(I am quite firmly of the mind that Zoom should, in fact, have been revealed to be Eddie Thawne. In fact, I’d begun typing up something of an explanation for that in this post, before realising that it would start to get a little too long winded. So, look forward to a separate post about that soon.)

Similarly, I was unimpressed at the relationship between Hunter and Caitlin – even when we all thought he was just Jay included. It was a little disappointing to me that the only character arc the writers seemed able to conceive of for Caitlin was to put her into a relationship again, and then to repeat the same grief plot once more. That was a shame, really, and the fact that Caitlin was sidelined generally didn’t help either. I know that in part this was because of Danielle Panabaker’s injury disrupting shooting schedules, but even in the latter half of the season, it felt like her involvement was being minimised. So, yeah, that wasn’t so great.

Towards the end of the season, it did start to become abundantly clear that they were lacking plot, and having to stretch it out to fit the full 23 episode order. It became evident as each story was increasingly dependent on the characters making bad choices for no apparent reason. That’s not mistakes, of course; I’ve no problem with something like that. But it was almost an example of the “idiot ball” trope – the characters ended up beginning to make choices that were completely ignorant of information already established in the program. (Why are you trying to send Zoom back to Earth 2, when you know he can open breaches of his own? Why are you giving up your speed to save Wally, if you’re already far faster than Zoom and can just grab Wally there and then?) There’s not even really the excuse that the characters weren’t aware, because of course they were the ones who had given us that exposition in the first place. Certainly, that was lacking in oversight, and needed a rewrite or to.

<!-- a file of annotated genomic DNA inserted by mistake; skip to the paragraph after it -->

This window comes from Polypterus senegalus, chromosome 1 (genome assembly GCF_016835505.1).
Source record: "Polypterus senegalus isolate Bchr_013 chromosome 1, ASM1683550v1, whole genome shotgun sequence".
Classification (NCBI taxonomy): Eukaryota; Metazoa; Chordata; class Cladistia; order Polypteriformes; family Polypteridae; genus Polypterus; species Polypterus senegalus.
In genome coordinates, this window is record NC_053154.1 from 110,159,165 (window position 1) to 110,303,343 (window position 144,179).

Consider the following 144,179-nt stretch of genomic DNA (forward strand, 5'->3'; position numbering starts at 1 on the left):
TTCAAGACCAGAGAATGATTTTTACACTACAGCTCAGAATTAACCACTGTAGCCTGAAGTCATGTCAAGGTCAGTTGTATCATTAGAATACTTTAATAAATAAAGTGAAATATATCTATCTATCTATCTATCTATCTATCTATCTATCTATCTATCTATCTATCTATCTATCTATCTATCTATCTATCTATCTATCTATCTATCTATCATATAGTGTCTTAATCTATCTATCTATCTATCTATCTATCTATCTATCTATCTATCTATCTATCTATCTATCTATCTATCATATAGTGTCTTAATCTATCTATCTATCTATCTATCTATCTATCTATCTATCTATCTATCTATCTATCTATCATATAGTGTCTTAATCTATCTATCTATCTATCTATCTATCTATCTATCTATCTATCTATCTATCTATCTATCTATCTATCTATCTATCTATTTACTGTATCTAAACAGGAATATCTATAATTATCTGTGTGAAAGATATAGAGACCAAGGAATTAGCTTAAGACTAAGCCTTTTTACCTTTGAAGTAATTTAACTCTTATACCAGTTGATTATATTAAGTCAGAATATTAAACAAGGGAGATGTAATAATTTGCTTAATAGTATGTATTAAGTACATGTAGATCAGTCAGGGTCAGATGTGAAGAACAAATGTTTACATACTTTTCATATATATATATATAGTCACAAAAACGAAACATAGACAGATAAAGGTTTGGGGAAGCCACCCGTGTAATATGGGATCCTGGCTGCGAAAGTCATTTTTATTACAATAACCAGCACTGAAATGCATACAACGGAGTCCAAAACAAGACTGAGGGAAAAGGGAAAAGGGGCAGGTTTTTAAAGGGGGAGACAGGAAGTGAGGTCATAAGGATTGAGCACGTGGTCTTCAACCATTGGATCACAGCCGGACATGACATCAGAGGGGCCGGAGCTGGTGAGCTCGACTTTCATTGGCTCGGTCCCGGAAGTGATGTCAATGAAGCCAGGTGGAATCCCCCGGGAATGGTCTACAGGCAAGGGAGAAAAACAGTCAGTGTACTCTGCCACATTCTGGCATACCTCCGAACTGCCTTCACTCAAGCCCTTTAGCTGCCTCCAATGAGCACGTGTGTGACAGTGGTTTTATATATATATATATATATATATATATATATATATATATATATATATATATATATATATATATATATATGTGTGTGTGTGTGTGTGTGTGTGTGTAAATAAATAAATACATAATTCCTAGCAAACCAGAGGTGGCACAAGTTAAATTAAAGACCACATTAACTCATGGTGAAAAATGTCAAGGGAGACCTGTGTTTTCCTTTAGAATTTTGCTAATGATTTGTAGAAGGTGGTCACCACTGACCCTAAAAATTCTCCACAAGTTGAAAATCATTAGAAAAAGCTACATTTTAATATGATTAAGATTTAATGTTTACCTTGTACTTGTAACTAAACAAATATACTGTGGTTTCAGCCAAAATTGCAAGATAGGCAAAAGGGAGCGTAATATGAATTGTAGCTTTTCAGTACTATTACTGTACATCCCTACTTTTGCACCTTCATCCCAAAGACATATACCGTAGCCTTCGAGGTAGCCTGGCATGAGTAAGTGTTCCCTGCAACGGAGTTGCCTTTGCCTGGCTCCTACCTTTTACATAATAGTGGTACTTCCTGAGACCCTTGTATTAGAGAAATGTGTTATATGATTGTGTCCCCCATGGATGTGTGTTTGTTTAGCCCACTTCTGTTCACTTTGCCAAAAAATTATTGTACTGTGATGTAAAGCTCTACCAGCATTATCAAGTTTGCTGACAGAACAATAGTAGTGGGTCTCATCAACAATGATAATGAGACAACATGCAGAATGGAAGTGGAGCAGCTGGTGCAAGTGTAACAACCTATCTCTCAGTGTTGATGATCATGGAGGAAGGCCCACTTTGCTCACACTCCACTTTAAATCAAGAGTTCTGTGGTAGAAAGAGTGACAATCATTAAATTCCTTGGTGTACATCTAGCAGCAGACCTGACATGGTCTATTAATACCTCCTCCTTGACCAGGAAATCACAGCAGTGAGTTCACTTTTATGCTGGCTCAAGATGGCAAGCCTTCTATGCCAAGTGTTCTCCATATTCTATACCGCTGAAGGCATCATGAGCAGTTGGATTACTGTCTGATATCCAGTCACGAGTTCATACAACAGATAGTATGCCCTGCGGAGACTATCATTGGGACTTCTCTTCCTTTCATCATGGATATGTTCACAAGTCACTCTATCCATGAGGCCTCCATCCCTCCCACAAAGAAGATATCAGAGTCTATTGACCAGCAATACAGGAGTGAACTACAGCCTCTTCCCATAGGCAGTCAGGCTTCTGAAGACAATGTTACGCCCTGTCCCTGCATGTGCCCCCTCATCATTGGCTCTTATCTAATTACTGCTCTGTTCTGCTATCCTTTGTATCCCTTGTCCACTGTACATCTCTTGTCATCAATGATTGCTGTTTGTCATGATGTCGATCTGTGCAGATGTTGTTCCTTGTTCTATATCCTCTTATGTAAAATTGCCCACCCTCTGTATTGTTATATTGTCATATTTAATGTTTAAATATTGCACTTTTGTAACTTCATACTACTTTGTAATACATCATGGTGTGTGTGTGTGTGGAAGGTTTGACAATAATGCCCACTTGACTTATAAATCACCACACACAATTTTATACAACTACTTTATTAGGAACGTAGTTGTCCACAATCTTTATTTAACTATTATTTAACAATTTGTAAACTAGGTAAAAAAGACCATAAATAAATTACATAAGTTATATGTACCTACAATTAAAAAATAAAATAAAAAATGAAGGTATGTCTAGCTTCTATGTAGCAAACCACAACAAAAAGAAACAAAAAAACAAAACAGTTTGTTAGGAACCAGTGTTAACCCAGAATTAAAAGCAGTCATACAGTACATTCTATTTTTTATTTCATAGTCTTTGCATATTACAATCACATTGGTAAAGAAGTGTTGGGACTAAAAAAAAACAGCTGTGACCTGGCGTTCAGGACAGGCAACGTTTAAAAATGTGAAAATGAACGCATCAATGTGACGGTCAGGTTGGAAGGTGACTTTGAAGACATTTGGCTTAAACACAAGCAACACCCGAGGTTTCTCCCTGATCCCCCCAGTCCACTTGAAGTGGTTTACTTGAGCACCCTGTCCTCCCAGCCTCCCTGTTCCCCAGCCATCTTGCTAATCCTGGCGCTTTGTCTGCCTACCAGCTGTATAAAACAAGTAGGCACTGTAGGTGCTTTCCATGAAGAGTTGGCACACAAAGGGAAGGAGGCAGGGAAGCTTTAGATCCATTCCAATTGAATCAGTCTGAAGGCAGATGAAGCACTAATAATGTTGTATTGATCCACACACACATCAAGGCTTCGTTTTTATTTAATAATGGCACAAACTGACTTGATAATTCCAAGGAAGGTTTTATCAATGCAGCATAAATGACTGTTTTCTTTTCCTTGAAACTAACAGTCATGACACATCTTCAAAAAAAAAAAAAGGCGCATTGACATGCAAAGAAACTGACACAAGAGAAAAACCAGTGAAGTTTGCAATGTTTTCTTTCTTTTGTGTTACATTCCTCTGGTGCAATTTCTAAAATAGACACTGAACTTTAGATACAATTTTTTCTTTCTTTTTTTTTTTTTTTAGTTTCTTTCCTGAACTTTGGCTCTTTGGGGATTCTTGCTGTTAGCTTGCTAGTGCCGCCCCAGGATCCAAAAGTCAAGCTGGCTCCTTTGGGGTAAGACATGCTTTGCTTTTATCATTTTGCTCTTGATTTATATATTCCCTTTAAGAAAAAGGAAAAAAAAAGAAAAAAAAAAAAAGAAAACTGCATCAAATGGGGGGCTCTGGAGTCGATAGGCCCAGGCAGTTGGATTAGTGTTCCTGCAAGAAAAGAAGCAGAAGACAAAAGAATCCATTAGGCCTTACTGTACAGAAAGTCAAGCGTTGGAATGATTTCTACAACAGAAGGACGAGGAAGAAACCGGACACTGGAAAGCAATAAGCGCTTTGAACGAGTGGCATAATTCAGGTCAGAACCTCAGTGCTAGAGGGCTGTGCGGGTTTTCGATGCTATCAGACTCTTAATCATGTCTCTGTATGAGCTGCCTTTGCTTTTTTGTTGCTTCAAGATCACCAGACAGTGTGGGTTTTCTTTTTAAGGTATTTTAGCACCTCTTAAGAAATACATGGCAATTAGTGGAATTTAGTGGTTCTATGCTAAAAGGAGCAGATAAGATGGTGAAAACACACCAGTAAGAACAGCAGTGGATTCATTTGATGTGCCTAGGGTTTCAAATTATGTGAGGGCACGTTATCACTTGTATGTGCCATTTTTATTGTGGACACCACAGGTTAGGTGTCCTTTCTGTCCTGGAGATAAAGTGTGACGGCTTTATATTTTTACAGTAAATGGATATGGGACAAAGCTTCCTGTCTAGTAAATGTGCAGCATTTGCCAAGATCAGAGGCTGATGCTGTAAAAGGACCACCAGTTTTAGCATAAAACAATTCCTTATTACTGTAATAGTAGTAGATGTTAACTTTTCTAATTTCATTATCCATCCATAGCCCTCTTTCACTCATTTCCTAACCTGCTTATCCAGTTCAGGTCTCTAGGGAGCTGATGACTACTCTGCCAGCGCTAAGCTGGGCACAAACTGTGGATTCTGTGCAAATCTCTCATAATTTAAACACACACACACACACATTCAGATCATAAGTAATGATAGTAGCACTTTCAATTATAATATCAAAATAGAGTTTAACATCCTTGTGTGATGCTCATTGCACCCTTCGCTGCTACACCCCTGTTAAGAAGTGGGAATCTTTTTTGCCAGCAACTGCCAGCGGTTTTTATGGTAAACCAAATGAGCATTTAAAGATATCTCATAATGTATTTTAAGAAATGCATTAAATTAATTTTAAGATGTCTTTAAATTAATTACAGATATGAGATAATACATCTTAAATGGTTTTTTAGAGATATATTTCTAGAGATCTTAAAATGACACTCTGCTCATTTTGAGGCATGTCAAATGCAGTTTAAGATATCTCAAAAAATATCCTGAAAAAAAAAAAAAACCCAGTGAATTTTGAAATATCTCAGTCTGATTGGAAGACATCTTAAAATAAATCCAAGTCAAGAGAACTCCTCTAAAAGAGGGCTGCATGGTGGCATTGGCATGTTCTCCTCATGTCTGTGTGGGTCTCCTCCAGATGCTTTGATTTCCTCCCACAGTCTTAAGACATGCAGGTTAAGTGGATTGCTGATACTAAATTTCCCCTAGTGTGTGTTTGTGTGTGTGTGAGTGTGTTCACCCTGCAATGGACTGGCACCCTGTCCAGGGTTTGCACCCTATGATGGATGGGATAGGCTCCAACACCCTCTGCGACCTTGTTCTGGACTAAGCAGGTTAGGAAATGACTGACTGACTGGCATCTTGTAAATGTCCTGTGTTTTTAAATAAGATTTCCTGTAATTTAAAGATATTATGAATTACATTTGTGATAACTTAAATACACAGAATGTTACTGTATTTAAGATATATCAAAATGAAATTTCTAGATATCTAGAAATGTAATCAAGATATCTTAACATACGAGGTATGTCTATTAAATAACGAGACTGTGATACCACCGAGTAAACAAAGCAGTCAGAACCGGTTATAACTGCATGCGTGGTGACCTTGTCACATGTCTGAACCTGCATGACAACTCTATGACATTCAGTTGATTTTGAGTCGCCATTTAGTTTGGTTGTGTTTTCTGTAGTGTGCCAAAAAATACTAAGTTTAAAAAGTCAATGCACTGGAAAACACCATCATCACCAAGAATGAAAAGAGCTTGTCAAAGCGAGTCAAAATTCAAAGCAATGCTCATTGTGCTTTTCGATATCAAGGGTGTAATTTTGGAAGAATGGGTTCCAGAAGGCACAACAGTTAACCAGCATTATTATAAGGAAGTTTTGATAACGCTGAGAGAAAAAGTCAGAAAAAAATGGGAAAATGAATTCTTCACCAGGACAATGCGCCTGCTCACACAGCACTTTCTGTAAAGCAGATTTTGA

As for next year? I am tentatively worried. Flashpoint, to me, seems like a mistake. Primarily, there’s the fact that The Flash has been mining the Flashpoint story for a lot of imagery for a long time, taking different aspects and using them in the way that best suited the show at the time; Barry bringing Iris a video of Eddie, for example, or being electrocuted to regain his speed. That means that if they do try and use any of the more well known aspects of the Flashpoint story, then it’s going to come across as quite repetitive. (Then again, given how much of this series was just season one repackaged and repolished slightly, it’s possible that being repetitive isn’t a huge concern.)

More importantly, though, I feel like it’s moving backwards. Earlier, I mentioned how much I appreciated that The Flash was dedicated to developing each of the characters; one of the best episodes this year, The Runaway Dinosaur, was all about Barry getting past the death of his mother. It was a really poignant episode, and I think can be included as one of the best of the entire show, up there with the season one finale.

But then they threw that away just a few episodes later.

I have no doubt that next year will be an entertaining season of The Flash. And I really want to stress the fact that this was still a good season – “not as good as last year” is still pretty damn good, considering how fantastic The Flash was in its first season. Inarguably, it was better than Arrow in every conceivable way. There were lots of fantastic episodes and new concepts introduced; going to Earth-2 was giddyingly fun, seeing Tom Cavanagh create a new spin on Wells was compulsively watchable, and I really liked our new characters of Jessie and Wally this year. So, certainly, it was still really good television. That’s part of why I’m still hoping to get to do my individual episode reviews, just to provide a degree more nuance in my approach and make it clear how much I really did enjoy this season.

However, almost because of that, there’s something a little more disappointing about the areas in which this season fell down. The issues (or, issues as I saw them, from my own very idiosyncratic and personal perspective) were all ones that could have been very easily remedied. Fairly simple fixes applied throughout would have helped this year to be just as good, if not better, as last year.

Onto next season, then. I’m sure it’ll be here in a flash.